GEOGRAPHY, ECONOMICS AND GOVERNMENT

MR.CRAWFORD

 

course objectives global geography economic issues comparative government

 

COURSE OBJECTIVES

This is a three-part elective course called Geography, Economic Issues, and Government. Focusing on the three most important elements of modern international relations, the first trimester will concentrate on familiarizing students with the lands and cultures which share the world with us; the second trimester will give students a basic understanding of both micro and macroeconomics; while the third trimester will introduce students to parliamentary procedure and the diverse methods societies have found to organize, govern and settle disputes. The students will then integrate what they have learned by assuming roles as representatives of the different member-states of the United Nations; taking part in attempting to resolve modern global issues and international conflicts at the Pine Crest Model United Nations (PCMUN) held every year at the Institute for Civic Involvement.

This course was originally based on a paper by Mr. Crawford titled "Using Technology to Integrate MultiCulturalism into the Social Studies Curriculum" which was presented at the 1997 Economics for Leaders Conference held in Seattle, Washington, and sponsored by the Foundation for Teaching Economics.

 

GLOBAL GEOGRAPHY

Textbook: Global Geography. Revised.
Finkelstein, Flanagan and Langer. AMSCO School Publications, 1994.

Geography--the study of the Earth and all that lives on it--will introduce students to not only to the world’s physical variety, but also to its many peoples and their myriad styles of living. It is essential for today’s “global citizens” to gain a better understanding of ourselves and our civilization through knowledge of the physical and cultural environments that cover the earth’s surface. Students in this course will discover that Geography deals with the distribution of people, resources, plants, animals, and industry around the globe, as well as with the diverse methods by which people in different areas have made use of the conditions and resources of those areas in developing a way of life. All of this information will be necessary when we search the globe for master criminals in CARMEN SANDIEGO, or take on the role of settlers in a new environment in the ADAPT simulation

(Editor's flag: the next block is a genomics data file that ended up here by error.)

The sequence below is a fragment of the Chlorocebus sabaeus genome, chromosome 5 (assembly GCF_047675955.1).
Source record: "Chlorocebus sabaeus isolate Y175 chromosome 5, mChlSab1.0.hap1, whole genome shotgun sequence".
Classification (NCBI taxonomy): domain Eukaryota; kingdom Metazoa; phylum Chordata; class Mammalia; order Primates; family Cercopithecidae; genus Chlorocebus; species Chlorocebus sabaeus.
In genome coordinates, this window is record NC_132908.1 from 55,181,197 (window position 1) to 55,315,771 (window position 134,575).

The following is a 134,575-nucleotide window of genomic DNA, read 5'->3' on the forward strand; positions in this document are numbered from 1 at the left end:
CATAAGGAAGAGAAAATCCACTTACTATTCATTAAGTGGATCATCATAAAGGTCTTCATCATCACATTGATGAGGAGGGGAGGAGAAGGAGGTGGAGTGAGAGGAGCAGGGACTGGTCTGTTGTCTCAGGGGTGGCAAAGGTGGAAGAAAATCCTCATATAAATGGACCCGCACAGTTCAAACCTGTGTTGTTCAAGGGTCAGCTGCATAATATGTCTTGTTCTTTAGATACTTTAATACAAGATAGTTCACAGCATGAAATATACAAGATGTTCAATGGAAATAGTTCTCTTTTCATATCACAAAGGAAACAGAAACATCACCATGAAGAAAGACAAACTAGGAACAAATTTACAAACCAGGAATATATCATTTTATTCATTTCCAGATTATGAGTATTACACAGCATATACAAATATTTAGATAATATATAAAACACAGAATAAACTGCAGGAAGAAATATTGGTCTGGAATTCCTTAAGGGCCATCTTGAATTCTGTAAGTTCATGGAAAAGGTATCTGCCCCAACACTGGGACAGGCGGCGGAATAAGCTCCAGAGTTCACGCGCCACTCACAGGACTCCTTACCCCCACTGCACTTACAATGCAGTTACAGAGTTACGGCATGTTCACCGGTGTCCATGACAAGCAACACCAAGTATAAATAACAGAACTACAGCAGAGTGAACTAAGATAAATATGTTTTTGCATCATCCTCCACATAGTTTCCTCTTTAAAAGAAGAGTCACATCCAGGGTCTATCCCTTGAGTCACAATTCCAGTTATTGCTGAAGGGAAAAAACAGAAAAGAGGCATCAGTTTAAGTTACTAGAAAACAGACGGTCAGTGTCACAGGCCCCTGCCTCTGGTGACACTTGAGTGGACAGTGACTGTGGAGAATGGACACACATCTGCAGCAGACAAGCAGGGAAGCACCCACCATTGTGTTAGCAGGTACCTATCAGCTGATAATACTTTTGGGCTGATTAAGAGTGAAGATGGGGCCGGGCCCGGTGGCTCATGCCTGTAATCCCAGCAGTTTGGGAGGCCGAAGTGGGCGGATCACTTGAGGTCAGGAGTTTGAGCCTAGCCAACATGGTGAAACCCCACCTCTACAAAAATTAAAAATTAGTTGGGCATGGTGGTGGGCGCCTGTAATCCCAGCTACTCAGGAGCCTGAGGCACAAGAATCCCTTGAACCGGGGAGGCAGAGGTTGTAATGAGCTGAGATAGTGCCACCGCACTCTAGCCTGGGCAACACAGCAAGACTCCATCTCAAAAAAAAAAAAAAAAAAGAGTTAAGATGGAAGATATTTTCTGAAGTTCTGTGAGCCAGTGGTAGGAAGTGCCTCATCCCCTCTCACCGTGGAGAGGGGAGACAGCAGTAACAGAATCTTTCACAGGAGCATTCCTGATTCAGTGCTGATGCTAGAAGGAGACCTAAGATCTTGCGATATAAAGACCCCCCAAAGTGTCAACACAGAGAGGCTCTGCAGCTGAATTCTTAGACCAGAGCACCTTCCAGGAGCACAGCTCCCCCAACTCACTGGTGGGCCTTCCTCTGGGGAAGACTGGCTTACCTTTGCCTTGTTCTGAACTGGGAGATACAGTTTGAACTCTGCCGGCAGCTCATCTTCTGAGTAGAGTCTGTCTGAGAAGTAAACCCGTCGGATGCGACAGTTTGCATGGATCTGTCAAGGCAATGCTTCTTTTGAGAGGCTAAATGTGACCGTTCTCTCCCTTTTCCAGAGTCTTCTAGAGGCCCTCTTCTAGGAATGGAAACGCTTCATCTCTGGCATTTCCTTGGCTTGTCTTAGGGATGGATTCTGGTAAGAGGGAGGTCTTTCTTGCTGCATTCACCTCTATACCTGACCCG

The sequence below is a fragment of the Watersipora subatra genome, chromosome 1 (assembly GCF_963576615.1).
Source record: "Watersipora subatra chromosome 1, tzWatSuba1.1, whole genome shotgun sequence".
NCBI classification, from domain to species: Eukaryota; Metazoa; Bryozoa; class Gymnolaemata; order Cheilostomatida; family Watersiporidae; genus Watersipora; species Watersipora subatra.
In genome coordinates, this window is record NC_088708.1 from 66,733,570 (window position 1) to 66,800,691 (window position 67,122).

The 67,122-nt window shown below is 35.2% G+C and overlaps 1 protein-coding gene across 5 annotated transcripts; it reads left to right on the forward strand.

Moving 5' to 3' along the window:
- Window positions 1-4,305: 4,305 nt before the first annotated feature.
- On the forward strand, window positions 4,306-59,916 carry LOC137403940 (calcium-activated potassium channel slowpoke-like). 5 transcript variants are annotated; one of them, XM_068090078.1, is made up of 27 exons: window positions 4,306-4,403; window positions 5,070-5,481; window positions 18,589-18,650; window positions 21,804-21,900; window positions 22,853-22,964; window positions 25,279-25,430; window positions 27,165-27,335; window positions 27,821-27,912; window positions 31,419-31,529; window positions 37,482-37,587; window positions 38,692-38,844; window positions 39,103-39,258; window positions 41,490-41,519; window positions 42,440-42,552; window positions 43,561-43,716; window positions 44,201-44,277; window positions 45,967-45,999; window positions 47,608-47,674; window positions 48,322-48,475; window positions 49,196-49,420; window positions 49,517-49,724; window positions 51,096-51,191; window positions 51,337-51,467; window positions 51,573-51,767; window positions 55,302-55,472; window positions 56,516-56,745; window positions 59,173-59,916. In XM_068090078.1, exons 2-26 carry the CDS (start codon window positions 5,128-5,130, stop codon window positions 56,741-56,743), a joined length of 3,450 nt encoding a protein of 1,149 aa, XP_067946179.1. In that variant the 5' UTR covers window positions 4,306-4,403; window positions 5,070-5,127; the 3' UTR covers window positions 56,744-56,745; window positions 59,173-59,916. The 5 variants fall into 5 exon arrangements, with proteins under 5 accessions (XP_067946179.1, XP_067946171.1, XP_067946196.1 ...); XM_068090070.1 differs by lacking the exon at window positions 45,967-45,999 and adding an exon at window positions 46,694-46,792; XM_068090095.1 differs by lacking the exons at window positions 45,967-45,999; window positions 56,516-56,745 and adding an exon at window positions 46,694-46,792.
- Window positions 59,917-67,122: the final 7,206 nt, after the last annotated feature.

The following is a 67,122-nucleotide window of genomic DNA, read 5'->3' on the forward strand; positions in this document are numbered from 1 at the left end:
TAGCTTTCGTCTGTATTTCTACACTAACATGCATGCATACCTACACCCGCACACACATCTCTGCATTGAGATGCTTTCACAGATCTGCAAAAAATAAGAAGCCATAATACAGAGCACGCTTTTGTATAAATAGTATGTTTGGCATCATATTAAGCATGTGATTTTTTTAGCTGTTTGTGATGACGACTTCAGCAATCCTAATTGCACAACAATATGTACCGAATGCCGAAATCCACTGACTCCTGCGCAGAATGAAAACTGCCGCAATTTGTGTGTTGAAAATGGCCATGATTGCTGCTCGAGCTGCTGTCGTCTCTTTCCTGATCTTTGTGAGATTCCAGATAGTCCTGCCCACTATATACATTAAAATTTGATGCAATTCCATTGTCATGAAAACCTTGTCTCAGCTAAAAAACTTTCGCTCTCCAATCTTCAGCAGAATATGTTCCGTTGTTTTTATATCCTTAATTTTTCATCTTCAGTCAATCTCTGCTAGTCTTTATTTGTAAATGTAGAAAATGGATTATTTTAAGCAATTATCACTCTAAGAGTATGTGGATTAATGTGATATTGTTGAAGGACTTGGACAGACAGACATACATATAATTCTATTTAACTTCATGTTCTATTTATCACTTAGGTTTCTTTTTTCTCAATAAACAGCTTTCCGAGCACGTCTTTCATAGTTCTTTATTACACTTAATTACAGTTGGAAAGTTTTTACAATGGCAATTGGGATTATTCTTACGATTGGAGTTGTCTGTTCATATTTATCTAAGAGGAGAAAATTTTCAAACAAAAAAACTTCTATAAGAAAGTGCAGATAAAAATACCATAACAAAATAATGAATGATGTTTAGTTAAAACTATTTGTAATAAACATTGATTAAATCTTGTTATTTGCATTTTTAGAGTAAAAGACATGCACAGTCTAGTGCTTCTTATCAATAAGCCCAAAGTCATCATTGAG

GO TO GLOBAL GEOGRAPHY CALENDER

 

ECONOMIC ISSUES

Textbook: What is Economics?. Fourth Edition.
James Eggert. Bristlecone Books, 1996.

This trimester will serve as a general introduction to Micro and Macroeconomics. Microeconomics concentrates on the principles of economics that apply to the functions of individual decision-makers--both consumers and producers--within the larger economic system. Students will explore the nature and functions of product markets, factor markets, and of the role of government in promoting greater efficiency and equity in the economy. Macroeconomics refers to the examination of the economic system as a whole, and will include the study of national income and price determination, as well as issues of national economic performance, economic growth and international trade. We will put the economic knowledge and skills learned in this trimester to work in the GAZILLIONAIRE and SIMCITY 2000 simulations, attempting to balance efficient production and resource use for the maximum satisfaction of our unlimited wants.

GO TO ECONOMIC ISSUES CALENDER

 

COMPARATIVE GOVERNMENT

Textbook: Today's Isms. Tenth Edition.
William Ebenstein. Prentice-Hall, Inc., 1994.

In this trimester, students will be studying the political systems of approximately four major nations which exemplify the politics, policies, and problems of Democratic, Authoritarian, Communist, and Free Market governments. Knowledge of foreign political systems allows us to compare the ways in which governments face similar problems, and the manner in which they respond to the needs and demands of their citizens. From the examination of these countries we should be better able to understand our own system, and become more aware of the interelationship between considerations of domestic politics and international attitudes. At the end of this trimester we will recreate a global community in the CIVILIZATION simulation, and debate current geographic, political, and economic issues as delegates to the annual PINE CREST MODEL UNITED NATIONS.

GO TO COMPARATIVE GOVERNMENT CALENDER


Return to Top
Robert A. Crawford.
Copyright 1998
All rights reserved.
Revised: January 09, 2006